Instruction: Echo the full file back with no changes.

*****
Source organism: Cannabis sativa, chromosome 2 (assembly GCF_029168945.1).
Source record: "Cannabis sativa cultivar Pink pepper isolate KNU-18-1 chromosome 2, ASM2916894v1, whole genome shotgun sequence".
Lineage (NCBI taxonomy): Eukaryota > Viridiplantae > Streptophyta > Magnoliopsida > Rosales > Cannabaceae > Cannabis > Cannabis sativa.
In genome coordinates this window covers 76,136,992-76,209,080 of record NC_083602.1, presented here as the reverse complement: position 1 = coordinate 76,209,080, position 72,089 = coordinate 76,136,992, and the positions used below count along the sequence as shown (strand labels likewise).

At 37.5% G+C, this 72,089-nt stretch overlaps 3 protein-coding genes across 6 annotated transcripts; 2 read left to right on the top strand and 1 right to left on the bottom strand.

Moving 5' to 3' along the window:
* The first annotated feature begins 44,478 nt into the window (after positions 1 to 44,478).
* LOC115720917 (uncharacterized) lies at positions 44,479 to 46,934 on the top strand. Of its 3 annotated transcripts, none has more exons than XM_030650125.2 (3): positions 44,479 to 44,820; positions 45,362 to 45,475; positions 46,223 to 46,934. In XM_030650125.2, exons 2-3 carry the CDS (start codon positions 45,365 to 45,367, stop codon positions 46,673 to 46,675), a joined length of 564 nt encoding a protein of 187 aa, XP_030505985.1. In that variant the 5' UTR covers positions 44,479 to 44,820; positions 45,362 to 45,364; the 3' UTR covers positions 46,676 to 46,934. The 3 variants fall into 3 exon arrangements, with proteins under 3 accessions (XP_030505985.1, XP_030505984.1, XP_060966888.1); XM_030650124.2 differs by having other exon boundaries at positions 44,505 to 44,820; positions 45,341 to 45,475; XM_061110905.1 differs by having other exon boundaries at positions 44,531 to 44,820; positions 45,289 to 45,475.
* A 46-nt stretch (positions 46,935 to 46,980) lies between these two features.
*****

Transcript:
Source organism: Cannabis sativa, chromosome 2 (assembly GCF_029168945.1).
Source record: "Cannabis sativa cultivar Pink pepper isolate KNU-18-1 chromosome 2, ASM2916894v1, whole genome shotgun sequence".
Lineage (NCBI taxonomy): Eukaryota > Viridiplantae > Streptophyta > Magnoliopsida > Rosales > Cannabaceae > Cannabis > Cannabis sativa.
In genome coordinates this window covers 76,136,992-76,209,080 of record NC_083602.1, presented here as the reverse complement: position 1 = coordinate 76,209,080, position 72,089 = coordinate 76,136,992, and the positions used below count along the sequence as shown (strand labels likewise).

At 37.5% G+C, this 72,089-nt stretch overlaps 3 protein-coding genes across 6 annotated transcripts; 2 read left to right on the top strand and 1 right to left on the bottom strand.

Moving 5' to 3' along the window:
* The first annotated feature begins 44,478 nt into the window (after positions 1 to 44,478).
* LOC115720917 (uncharacterized) lies at positions 44,479 to 46,934 on the top strand. Of its 3 annotated transcripts, none has more exons than XM_030650125.2 (3): positions 44,479 to 44,820; positions 45,362 to 45,475; positions 46,223 to 46,934. In XM_030650125.2, exons 2-3 carry the CDS (start codon positions 45,365 to 45,367, stop codon positions 46,673 to 46,675), a joined length of 564 nt encoding a protein of 187 aa, XP_030505985.1. In that variant the 5' UTR covers positions 44,479 to 44,820; positions 45,362 to 45,364; the 3' UTR covers positions 46,676 to 46,934. The 3 variants fall into 3 exon arrangements, with proteins under 3 accessions (XP_030505985.1, XP_030505984.1, XP_060966888.1); XM_030650124.2 differs by having other exon boundaries at positions 44,505 to 44,820; positions 45,341 to 45,475; XM_061110905.1 differs by having other exon boundaries at positions 44,531 to 44,820; positions 45,289 to 45,475.
* A 46-nt stretch (positions 46,935 to 46,980) lies between these two features.